DNR, non-profits work together to reduce Wisconsin River pollution
WAUSAU, Wis. (WSAW) - From the farm to the river, and then into the lakes. Run-off from farms can cause an issue of algae in Wisconsin waters. That’s why efforts are underway to clean it up.
The algae, caused by excess levels of phosphorus, makes it difficult for aquatic life to live, and people to swim in.
“We really can produce, or have some public health threats out there when we have really high algae,” Pat Oldenburg, the TMDL coordinator at the Wisconsin DNR, said.
Many times that seems like just an eyesore and nothing more. But it can be toxic.
“It can also be a public health issue, in terms of the toxins these algae will produce under certain circumstances,” Oldenburg added.
Algae is widespread at Big Eau Pleine Park, which is just one example of what the runoff can do. That’s why the DNR is trying to stop it.
They have established TMDL’s, which assigns a number for the maximum amount of pollutant water can receive before it becomes unsafe. This works in an effort to keep track of what is going into the water.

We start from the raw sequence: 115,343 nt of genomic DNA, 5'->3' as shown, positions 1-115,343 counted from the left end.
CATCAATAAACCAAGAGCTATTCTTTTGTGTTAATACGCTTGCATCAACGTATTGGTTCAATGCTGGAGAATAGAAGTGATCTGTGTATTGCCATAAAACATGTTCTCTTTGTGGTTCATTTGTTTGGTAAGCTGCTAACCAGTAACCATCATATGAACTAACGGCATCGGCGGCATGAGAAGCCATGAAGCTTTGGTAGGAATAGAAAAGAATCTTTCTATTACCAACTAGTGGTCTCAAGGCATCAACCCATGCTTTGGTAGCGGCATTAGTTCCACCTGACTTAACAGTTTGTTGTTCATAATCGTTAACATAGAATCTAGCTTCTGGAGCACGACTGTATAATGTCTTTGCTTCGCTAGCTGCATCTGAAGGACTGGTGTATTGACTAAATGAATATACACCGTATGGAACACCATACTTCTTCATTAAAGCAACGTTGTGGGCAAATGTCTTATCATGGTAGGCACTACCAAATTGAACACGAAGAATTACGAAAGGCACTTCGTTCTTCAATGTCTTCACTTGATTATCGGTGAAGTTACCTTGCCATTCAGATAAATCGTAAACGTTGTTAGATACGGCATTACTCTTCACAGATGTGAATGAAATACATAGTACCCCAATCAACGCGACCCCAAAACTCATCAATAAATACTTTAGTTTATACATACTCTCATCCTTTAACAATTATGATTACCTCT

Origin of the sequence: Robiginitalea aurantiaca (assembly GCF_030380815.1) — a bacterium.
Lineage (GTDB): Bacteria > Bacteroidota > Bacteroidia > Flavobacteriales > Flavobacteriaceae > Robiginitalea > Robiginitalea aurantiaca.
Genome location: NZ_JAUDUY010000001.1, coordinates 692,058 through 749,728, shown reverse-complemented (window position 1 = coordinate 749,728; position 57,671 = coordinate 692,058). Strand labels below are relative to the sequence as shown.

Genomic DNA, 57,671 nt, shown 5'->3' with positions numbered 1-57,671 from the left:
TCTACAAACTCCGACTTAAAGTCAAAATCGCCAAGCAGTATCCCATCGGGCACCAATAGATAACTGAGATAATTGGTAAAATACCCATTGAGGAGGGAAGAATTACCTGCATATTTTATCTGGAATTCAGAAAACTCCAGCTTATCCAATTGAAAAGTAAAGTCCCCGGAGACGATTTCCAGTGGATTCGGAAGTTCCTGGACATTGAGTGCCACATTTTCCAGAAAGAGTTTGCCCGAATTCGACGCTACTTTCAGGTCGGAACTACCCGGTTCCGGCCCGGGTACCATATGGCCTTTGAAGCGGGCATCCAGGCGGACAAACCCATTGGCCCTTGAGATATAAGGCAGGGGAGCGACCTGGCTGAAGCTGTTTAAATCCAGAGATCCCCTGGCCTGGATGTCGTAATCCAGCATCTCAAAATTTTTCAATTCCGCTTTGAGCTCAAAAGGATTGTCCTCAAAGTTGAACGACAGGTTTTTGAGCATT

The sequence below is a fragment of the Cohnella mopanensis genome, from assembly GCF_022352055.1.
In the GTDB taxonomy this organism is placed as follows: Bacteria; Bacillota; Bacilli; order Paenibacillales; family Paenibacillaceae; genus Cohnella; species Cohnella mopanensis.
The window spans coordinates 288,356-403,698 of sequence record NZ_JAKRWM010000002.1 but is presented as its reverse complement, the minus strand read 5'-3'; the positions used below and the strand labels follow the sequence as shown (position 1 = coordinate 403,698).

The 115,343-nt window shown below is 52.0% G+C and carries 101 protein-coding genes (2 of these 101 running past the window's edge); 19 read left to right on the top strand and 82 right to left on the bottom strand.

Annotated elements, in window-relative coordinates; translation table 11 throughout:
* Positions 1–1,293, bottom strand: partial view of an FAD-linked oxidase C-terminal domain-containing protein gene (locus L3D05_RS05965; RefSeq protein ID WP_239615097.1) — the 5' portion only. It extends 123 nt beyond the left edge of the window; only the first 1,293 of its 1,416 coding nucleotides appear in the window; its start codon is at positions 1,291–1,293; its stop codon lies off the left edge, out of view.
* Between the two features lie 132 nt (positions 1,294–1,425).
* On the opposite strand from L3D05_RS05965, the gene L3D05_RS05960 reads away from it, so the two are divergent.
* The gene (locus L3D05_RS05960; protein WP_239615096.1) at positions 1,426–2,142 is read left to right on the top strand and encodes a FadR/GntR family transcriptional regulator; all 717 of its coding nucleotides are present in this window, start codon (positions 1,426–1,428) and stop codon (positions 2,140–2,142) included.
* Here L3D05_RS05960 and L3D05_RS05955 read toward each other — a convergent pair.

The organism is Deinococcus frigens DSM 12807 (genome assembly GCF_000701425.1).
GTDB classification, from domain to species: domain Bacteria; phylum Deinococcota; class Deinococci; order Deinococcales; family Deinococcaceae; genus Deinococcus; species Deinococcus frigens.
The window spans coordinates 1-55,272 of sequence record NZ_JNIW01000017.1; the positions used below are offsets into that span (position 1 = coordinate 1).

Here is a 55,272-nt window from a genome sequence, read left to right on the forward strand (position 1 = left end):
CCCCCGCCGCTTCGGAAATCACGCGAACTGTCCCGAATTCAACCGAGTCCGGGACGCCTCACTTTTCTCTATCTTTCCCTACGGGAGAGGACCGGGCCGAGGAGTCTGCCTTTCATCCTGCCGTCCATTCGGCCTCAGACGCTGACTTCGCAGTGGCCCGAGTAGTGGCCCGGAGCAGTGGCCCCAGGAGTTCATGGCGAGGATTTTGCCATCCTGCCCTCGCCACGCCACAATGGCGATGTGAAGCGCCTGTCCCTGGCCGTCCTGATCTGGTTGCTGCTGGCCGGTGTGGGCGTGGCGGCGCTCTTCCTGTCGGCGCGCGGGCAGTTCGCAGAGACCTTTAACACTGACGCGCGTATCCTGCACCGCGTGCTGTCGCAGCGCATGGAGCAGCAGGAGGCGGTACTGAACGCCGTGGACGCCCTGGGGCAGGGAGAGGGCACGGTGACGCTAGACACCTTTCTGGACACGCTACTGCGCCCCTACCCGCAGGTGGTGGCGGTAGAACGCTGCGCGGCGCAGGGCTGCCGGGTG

“This is how much that is coming in now. We’d like to dial that back on those man-made sources so we can meet our water quality goal,” Oldenburg explained.
Non-profits like the River Alliance of Wisconsin are trying to do just that.
Their Clear Water Farms program works directly with farms in the state to help them manage their resources better.
“There really isn’t any chance of improving water quality over time without engaging in agriculture in a productive and engaging way,” Michael Tiboris explained.
A large part of the run-off is in the fertilizer that is washed away by rain into the river. The River Alliance of Wisconsin educates farmers and encourages them to adopt better practices.
It’s engaged Miltrim Farms in Athens, which has been actively using conservation techniques for six years.
“If you’re not doing these practices and you’re constantly losing that topsoil year over year. Eventually, the soil is going to be so degraded and it’s going to be hard to work and hard to utilize,” Miltrim Farms General Manager David Trimner said.
They have adopted practices to keep the fertilizer in place during those rainy days.
In fact, although these efforts take time to see results, the DNR says they are already seeing preliminary results.
“Something is happening that is improving phosphorus in the river,” Oldenburg.
Significant change could take 10-15 years to see, but the early results are encouraging to Oldenburg. He says this is significant enough to be able to say that it is not a natural decrease in phosphorus, rather one due to their actions.
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